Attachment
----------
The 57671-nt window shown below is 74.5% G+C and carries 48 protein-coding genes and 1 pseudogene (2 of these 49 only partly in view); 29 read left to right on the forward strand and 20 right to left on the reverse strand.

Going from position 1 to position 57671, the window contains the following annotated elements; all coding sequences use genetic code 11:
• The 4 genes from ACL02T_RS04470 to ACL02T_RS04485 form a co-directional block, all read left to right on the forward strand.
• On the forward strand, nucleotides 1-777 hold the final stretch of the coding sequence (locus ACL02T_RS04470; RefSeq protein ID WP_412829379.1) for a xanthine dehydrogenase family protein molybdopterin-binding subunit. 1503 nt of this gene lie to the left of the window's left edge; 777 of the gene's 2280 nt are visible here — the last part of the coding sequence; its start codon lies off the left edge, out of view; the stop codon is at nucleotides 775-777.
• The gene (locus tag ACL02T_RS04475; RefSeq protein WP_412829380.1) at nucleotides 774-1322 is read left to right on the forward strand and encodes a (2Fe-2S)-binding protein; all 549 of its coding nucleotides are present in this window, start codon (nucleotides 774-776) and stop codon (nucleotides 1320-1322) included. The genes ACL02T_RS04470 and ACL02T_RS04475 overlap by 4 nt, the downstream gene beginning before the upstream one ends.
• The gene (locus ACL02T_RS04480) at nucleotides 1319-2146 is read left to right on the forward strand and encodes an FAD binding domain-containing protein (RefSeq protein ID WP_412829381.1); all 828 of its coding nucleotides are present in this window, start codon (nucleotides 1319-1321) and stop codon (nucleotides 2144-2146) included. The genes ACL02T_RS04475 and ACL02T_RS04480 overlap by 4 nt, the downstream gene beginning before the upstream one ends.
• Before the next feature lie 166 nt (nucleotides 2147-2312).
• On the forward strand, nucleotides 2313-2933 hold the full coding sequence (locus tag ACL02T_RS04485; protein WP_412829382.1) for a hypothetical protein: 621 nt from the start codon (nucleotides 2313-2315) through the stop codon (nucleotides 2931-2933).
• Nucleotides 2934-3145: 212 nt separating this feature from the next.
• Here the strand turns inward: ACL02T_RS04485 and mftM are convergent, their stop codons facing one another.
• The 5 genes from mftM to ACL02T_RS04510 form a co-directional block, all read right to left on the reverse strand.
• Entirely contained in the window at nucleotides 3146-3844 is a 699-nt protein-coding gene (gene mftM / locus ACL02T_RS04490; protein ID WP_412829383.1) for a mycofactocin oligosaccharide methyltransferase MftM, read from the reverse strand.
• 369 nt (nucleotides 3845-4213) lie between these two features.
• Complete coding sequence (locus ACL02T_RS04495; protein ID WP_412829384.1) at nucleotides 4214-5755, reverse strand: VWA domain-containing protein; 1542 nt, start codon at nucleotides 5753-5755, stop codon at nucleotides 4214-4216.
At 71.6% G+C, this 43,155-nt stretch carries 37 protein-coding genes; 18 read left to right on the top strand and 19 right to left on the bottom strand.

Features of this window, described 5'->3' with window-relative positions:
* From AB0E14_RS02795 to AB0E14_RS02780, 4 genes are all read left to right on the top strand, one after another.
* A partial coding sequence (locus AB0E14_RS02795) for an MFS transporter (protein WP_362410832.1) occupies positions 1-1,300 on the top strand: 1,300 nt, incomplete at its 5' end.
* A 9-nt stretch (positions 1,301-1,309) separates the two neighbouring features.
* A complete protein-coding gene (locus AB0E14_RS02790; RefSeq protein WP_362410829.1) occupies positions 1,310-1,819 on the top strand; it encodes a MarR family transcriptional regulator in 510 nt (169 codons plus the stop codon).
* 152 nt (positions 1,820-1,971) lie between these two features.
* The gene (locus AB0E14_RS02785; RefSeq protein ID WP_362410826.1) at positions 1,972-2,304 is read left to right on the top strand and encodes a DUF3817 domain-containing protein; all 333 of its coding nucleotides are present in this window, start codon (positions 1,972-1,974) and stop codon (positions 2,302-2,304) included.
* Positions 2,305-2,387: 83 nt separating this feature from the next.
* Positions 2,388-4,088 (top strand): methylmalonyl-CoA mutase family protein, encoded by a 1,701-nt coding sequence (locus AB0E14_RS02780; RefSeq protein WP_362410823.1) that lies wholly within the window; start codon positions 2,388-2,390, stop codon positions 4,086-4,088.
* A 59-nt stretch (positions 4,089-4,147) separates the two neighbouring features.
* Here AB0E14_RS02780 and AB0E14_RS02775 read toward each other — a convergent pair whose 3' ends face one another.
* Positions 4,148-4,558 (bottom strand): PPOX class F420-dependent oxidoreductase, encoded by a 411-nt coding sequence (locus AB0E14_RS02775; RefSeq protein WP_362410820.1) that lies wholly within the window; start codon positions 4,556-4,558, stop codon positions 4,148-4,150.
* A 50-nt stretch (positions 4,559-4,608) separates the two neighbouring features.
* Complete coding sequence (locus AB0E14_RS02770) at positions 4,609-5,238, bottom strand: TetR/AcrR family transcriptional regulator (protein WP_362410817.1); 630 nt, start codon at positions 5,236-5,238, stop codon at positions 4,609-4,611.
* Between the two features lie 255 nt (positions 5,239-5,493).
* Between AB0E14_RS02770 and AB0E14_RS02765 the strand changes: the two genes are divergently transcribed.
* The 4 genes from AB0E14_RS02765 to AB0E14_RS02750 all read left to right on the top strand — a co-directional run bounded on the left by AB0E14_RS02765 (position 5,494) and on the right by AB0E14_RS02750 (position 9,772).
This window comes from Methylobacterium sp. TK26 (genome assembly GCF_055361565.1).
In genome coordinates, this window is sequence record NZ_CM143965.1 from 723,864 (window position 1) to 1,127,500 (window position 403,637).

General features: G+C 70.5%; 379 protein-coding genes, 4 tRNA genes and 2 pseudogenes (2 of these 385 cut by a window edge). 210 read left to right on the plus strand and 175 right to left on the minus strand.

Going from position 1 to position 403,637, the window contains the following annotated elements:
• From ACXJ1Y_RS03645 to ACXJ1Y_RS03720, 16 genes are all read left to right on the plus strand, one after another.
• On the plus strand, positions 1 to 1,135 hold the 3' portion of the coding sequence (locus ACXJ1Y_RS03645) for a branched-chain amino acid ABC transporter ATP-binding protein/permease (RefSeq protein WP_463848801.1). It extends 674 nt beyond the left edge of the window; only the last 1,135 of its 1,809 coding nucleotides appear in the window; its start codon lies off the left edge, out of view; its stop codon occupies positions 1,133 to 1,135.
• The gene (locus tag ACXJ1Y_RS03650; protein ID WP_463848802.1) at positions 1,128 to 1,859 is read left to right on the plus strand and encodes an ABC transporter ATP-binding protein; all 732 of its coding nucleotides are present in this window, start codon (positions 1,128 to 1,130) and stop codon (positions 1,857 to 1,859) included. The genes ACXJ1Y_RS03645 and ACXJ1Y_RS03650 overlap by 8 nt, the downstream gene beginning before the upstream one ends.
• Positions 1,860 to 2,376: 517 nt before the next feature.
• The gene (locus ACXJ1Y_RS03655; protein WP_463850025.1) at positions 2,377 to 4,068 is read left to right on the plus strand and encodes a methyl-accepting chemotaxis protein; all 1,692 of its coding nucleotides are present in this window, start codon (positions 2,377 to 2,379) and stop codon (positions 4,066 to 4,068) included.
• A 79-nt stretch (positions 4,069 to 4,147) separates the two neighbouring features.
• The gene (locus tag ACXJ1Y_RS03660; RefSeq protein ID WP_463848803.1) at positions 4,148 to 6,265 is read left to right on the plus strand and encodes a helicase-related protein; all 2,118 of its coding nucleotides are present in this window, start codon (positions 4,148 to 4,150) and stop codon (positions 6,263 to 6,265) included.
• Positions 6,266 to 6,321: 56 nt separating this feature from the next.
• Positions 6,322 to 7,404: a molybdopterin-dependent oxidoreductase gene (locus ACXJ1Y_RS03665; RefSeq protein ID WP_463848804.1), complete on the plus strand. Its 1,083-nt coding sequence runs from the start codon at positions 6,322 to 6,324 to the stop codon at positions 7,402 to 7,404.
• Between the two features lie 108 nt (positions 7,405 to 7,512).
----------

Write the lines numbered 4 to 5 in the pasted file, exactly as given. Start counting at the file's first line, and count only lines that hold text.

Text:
• On the forward strand, nucleotides 1-777 hold the final stretch of the coding sequence (locus ACL02T_RS04470; RefSeq protein ID WP_412829379.1) for a xanthine dehydrogenase family protein molybdopterin-binding subunit. 1503 nt of this gene lie to the left of the window's left edge; 777 of the gene's 2280 nt are visible here — the last part of the coding sequence; its start codon lies off the left edge, out of view; the stop codon is at nucleotides 775-777.
• The gene (locus tag ACL02T_RS04475; RefSeq protein WP_412829380.1) at nucleotides 774-1322 is read left to right on the forward strand and encodes a (2Fe-2S)-binding protein; all 549 of its coding nucleotides are present in this window, start codon (nucleotides 774-776) and stop codon (nucleotides 1320-1322) included. The genes ACL02T_RS04470 and ACL02T_RS04475 overlap by 4 nt, the downstream gene beginning before the upstream one ends.